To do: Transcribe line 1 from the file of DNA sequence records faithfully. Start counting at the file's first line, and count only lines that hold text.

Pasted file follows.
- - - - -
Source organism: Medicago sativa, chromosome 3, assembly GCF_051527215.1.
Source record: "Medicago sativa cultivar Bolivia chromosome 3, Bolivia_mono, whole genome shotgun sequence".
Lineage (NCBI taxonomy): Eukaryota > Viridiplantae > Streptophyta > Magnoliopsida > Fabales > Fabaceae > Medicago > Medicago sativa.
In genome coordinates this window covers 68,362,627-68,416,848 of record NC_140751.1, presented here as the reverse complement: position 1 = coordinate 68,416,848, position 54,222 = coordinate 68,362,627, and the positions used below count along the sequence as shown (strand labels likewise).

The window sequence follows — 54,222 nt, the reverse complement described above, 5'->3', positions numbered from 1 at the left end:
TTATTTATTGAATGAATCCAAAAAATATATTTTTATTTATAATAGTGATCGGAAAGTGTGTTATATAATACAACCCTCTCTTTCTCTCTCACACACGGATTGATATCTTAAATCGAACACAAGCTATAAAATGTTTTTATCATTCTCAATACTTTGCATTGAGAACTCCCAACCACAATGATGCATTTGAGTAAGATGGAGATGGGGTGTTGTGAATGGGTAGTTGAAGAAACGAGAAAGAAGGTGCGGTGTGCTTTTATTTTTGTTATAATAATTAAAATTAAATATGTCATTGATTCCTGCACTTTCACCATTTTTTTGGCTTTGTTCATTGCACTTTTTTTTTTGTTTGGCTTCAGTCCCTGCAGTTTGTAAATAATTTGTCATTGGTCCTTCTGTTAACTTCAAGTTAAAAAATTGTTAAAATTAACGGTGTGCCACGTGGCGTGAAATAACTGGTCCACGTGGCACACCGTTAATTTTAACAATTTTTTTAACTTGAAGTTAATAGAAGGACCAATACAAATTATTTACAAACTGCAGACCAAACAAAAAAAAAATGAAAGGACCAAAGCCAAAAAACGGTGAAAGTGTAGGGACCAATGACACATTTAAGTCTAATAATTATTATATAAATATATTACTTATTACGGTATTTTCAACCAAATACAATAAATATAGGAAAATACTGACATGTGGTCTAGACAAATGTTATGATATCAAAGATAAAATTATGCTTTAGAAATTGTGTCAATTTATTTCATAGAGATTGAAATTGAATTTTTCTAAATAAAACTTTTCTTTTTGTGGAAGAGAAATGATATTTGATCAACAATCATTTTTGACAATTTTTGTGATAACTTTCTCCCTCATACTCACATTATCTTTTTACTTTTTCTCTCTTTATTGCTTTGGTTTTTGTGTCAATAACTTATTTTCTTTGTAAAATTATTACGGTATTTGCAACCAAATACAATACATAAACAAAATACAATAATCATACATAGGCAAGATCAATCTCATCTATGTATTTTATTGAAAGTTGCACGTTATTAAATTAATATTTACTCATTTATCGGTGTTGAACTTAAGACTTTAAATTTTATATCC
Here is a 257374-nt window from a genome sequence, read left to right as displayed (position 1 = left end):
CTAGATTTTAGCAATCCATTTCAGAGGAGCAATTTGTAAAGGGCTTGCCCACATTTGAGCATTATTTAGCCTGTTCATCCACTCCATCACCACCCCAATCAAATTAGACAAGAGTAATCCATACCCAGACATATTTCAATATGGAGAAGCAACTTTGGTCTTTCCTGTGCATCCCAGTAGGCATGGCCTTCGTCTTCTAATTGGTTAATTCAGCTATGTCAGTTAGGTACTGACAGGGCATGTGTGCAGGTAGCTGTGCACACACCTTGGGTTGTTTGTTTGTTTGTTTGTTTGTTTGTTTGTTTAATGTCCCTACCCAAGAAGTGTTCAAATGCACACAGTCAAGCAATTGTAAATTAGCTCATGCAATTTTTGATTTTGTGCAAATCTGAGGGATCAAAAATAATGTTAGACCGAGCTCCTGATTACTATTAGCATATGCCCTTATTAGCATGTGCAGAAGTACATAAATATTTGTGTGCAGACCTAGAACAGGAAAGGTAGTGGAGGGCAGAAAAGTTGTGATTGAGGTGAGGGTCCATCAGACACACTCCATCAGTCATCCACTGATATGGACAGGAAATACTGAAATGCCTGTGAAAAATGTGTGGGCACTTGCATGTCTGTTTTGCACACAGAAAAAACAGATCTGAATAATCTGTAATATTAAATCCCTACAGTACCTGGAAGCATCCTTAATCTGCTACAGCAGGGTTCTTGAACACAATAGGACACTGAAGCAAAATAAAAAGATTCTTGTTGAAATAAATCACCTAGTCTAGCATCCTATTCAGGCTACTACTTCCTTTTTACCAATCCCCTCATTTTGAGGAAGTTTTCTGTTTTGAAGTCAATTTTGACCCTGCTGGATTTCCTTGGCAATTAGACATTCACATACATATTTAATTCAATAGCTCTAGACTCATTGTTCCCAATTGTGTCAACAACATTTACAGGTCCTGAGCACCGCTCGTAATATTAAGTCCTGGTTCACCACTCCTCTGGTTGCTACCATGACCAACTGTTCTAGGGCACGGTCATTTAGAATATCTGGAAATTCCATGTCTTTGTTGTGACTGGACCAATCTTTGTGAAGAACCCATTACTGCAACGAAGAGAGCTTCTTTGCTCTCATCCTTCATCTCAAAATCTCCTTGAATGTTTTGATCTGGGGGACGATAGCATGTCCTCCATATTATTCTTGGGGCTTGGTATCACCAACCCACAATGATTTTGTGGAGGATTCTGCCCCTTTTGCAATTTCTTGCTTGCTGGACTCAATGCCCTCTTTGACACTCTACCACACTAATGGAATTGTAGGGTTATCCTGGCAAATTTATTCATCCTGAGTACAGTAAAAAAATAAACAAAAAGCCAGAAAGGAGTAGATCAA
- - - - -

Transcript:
Source organism: Medicago sativa, chromosome 3, assembly GCF_051527215.1.